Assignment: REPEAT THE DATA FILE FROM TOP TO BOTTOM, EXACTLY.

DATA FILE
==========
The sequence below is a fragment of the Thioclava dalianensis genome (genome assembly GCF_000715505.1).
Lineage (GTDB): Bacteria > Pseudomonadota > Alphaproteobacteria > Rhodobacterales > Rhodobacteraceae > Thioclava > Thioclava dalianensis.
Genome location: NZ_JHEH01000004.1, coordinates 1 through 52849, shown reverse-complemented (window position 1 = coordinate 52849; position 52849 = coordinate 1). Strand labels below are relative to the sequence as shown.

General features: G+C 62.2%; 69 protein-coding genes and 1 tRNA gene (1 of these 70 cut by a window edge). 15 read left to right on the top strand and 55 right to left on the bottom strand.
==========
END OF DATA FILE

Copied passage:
The sequence below is a fragment of the Thioclava dalianensis genome (genome assembly GCF_000715505.1).
Lineage (GTDB): Bacteria > Pseudomonadota > Alphaproteobacteria > Rhodobacterales > Rhodobacteraceae > Thioclava > Thioclava dalianensis.
Genome location: NZ_JHEH01000004.1, coordinates 1 through 52849, shown reverse-complemented (window position 1 = coordinate 52849; position 52849 = coordinate 1). Strand labels below are relative to the sequence as shown.

General features: G+C 62.2%; 69 protein-coding genes and 1 tRNA gene (1 of these 70 cut by a window edge). 15 read left to right on the top strand and 55 right to left on the bottom strand.